Sunday, November 24, 2013

Sphere Within a Sphere

The sculpture titled “Sphere Within a Sphere” by artist Armaldo Pomodoro sits in the courtyard area of the Vatican Museum.  Or should I say, one of the sculptures of that name is located there.  It was originally made for the Vatican but it seems the artist made many versions of this sculpture after the first was complete and you can find them all over the world in places as unlikely as the Des Moines Art Center and the Tehran Museum of Contemporary Art.  There appear to be many artistic interpretations for sphere but none that I found actually voice the artist thoughts.  The one that seems to dominate is about how the world can be torn asunder with wars and disasters and it somehow comes back as a better and more fruitful place.  Let’s go with that description rather than the one that says it signifies how the world will be torn apart by technology.

Wednesday, November 20, 2013

Beach Escape

Laguna Beach California is the perfect getaway place especially for Arizonans who suffer through the long and very hot summers.  Around about August, we desert dwellers have had our fill of searing hot temperatures and are looking for places to cool off.  The beautiful city of Laguna Beach fits the bill just perfectly.  There is plenty to do with two art festivals going on and the awesome “Pageant of the Masters” event running all summer long.  There are also plenty of art galleries to explore, restaurants to try, and endless shopping possibilities.  And of course, the beach!

Sunday, November 17, 2013

Mission Inn

The eye-catchingly picturesque Mission Inn in Riverside California has been a cornerstone of the city since 1876.  In the beginning it was just a 12 room guest house but the increasing influx of tourists to the area prompted the owner, Frank Miller to expand and, expand he did.  The first wing was built in 1903 in Mission-Revival style and three more wings would follow until 1931.  Each expansion incorporated architectural and structural elements of the 21 California missions. 

Two years ago, I had the opportunity to stay here and I took cameras and the tripod with me to capture the beauty of this place.  The top photo shows the beautiful entrance to the hotel with the mission bells over the archway.  The photo below shows one of the roof top patio areas with a peaceful reflecting pool and pots overflowing with flowers.  All of that is surrounded by the arches and domes of the mission architecture.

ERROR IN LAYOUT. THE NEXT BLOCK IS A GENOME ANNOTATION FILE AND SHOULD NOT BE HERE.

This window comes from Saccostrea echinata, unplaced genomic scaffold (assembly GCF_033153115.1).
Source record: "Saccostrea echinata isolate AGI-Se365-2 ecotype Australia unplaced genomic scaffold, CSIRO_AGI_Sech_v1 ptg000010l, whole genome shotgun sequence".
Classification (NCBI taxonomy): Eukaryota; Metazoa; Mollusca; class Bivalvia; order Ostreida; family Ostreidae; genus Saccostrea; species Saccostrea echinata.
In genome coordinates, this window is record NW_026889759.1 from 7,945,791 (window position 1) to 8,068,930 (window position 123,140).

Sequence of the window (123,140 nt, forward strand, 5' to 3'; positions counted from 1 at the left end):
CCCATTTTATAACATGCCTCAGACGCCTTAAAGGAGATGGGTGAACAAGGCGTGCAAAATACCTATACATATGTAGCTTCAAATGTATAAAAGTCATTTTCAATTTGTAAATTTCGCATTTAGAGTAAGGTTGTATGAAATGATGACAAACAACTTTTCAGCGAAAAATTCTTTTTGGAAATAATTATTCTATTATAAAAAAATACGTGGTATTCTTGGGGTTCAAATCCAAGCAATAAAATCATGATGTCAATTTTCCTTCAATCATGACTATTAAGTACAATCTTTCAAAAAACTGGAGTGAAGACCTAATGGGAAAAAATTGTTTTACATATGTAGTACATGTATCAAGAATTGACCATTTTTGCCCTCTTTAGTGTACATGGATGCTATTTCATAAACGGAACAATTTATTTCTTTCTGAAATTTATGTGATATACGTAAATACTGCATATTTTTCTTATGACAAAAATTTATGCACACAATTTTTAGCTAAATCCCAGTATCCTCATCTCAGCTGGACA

The Mission Inn has of course hosted many famous guests from presidents to rock stars.  Richard Nixon and his wife Pat were married here and Ronald and Nancy Reagan honeymooned here.  Even Miss Piggy is on the VIP list of guests.

I have many photos from here showing to beautiful architecture so I'll post more in the future.

Sunday, November 10, 2013

Cala Luna

When I went to Costa Rica with Julie of Scottsdale Daily Photo one of my favorite dining places was at the Resort called Cala Luna.  We had lunch there twice while we were there.  It was conveniently located within walking distance from their Langosta Beach condo.  If you follow Dave’s (Julie’s husband) blog (Tamarindo Costa Rica), you’ve seen his photos from there. 

The food was great here but, I have to say the margaritas were the best. 

On one of the lunch occasions, this gorgeous Magpie was perched just outside the open window next to our table and checking to see if we might have a handout.

Wednesday, November 6, 2013

U.S. Capitol Building

Sitting atop Capitol Hill is this grand building where the United States Congress meets.  Historically, a lot of things have been accomplished in this building.  Unfortunately, not much was accomplished there in the year 2013.  I took the above photo standing on a balcony of the “Newsium” the new museum of news in Washington DC.  The view from there was spectacular.

 This photo was taken from a closer vantage point.

Sunday, November 3, 2013

Hodgson Water Mill

On the edge of the Ozarks in southern Missouri and on a beautiful country road is this historic mill.  A mill was first built here in 1837. It was rebuilt in 1897 by Alva Hodgson, a master millwright, and it was built to harness the power of a huge spring flowing into a Bryant creek.  Unlike most stone gristmills that were shuttered, Hodgson Mill kept producing quality wholesome, whole-grained products well into the 1970’s.  The tiny mill was straining to keep up with the demand for its products so new modernized facilities were built.  The mill is now listed on the National Historic Register but the Hodgson Mill products are still being produced.  

In fact, I’m betting you’ve seen them in your local supermarket or specialty grocer. Ever seen a box or flour sack that looked like this?